When Milwaukee rapper and producer Jon Briggz first gave his music and art collective the name “We R the Lost,” it was a tongue-in-cheek response to critics. The group’s detractors labeled them as nothing but a lazy group of destructive partiers with no direction. With numerous single releases and mixtapes, Briggz’s aim was to prove that We R the Lost were anything but lost with diverse, underground-tinged beats, and hard-hitting lyrics. Now with the release of their first full album, Still Lost, and a huge outpouring of support from like-minded fans, Briggz and his crew have unwittingly started a serious discussion about music, marginalized culture, and the role of indie in hip hop culture.
If recent pop charts are to be believed, hip hop culture appears to have lost its indie faction. Since hip hop became popular in the ’80s and ’90s, there has always been an underground element to rap and hip hop running along the more mainstream vein. In the ’90s and early ’00s, indie hip hop even began to break through on the charts. Solo artists like Nas, Talib Kweli, and Common brought a smoothed out, jazzy sensibility while crews such as the Wu-Tang Clan and Public Enemy brought hard-hitting beats and carried a political message. In the late 2000s and into the 2010s, hip hop moved into the limelight with party producers like ‘Lil Jon. In the last few years, rappers have even collaborated with big rave DJs like Steve Aoki and Tiesto to create one big, homogenous party juggernaut.
While hip hop has become more culturally inclusive in recent years, it also seems to have been assigned a party stigma in the pop world while indie hip hop and anything with a smart message has been buried. With pop perception and the raucous shows, which gave Briggz’s crew their reputation, it is no wonder We R the Lost were written off as a party group. This loose group of “lost” artists became a collective with a common message as Briggz began putting together mixtapes and singles with himself as the other common factor. His rap and mastering styles are easily recognizable. The message was clearly relatable. Thus, We R the Lost have quickly gained steam.
After releasing a number of singles under his own name and the names of other member producers, Still Lost, is the first full album Briggz put together, which is wholly assigned to We R the Lost as a collective. Aside from the consistent thread of Briggz himself, the album is all over the board stylistically. Each track is written by a different producer and the album thus runs the gamut of jazzy, Digable Planets-like indie funk to electronic, house-style pop hop. Just in the first two tracks, Still Lost switches from analog jazz bass and drums as well as spoken word lyrics in I’m Spotted to a more pop-inspired, dirty south-style track in New Black. Produced by Midwestern up-and-comer DelleRideOut, these two tracks show the stylistic diversity of We R the Lost’s individual producers as well as of the group as a whole.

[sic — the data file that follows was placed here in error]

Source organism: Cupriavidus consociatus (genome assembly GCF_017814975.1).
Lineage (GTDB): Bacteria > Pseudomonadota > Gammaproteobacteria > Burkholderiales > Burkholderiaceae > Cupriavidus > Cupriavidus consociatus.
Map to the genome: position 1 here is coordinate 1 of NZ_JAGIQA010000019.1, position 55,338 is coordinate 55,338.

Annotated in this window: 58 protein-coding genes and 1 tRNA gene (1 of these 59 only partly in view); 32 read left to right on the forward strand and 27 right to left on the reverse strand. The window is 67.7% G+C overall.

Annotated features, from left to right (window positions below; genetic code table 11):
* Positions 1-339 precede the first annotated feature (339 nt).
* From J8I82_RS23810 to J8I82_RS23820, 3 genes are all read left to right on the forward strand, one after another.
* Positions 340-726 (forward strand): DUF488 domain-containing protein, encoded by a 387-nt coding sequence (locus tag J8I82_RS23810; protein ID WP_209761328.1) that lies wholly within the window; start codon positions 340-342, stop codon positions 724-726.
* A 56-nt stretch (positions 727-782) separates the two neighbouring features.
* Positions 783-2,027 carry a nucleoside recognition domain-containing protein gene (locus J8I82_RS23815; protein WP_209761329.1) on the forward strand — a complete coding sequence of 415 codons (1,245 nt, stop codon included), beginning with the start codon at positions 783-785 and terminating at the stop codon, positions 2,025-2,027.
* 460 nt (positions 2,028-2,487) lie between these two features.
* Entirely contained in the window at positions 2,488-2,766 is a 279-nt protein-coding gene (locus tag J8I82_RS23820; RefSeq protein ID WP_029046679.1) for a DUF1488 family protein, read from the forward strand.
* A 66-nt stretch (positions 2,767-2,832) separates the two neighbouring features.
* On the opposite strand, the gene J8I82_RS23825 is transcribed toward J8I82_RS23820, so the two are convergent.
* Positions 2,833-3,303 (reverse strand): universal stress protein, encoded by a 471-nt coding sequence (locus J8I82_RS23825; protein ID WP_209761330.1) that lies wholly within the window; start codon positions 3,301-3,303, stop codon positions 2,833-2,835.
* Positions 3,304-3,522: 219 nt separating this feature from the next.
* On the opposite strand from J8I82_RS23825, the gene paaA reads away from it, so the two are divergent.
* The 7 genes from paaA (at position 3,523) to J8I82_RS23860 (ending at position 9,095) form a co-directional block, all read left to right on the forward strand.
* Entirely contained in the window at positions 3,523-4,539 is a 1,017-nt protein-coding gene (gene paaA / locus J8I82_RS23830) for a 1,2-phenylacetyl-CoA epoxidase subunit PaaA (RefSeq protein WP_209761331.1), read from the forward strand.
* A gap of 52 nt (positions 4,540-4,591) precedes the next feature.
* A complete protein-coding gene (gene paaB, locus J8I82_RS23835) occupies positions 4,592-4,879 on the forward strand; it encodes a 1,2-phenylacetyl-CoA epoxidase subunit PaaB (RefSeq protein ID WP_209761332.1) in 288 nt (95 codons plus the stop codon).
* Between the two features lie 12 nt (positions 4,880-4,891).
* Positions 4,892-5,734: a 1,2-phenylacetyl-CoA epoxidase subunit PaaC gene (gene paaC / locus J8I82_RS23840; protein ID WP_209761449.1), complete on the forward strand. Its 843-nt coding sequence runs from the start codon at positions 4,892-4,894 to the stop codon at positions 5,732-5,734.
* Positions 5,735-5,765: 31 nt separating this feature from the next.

Jon Briggz matches his vocals and lyrics to the tone and timber of each song, but his own unique style helps to tie the album together as one cohesive work. He is also careful to give credit to the producer of each song. These collaborations culminate in the first single from the album, entitled The Times. A politically charged track produced by NOVA and featuring Bili Ro$e, The Times is also the culmination of Briggz’s philosophy behind We R the Lost. He and his brethren, despite having personal direction and goals, are lost in a sea of miscommunication, misperception, confusion, and fear.
The accompanying YouTube video to The Times drives this chaotic feeling home further with stark imagery of race riots and police shootings, spliced with clips of speeches by Martin Luther King, Jr. and Malcolm X. Briggz and Ro$e rap on a plain black background, sometimes alone and sometimes with controversial figures, such as KKK members and police behind them. While all these different images elicit a connotation of chaos and confusion, the peace, calm, and happiness reflected in the faces of Briggz and Ro$e gives a sense that art–music, words, and true feelings–can cut through all the noise. The artists have found a place where truth can be communicated by art and music. It can vanquish the hateful judgments, speech, and actions, even when they are in the same room.
Like their steadfast forebears, the musicians, artists, and poets of this Milwaukee group speak about their experience honestly and from their hearts. It is no wonder Briggz and We R the Lost have created a movement. Very few hip hop artists on the scene today are able to so eloquently communicate the current cultural climate and snares marginalized groups have to navigate in order to stay above it. With Still Lost, however, Briggz and his cohorts show that their path is clear. Through art and music, people have always been able to move through pain and strife to a better place. If the expanding collective that is We R the Lost continue on this path, they will never be lost.
Opinion and Review By Layla Klamt
Edited By Leigh Haugh
YouTube: Jon Briggz Feat. Bili Ro$e – “The Times”
iTunes: Jon Briggz – Still Lost
Images Provided Courtesy of Jon Briggz’s Media Kit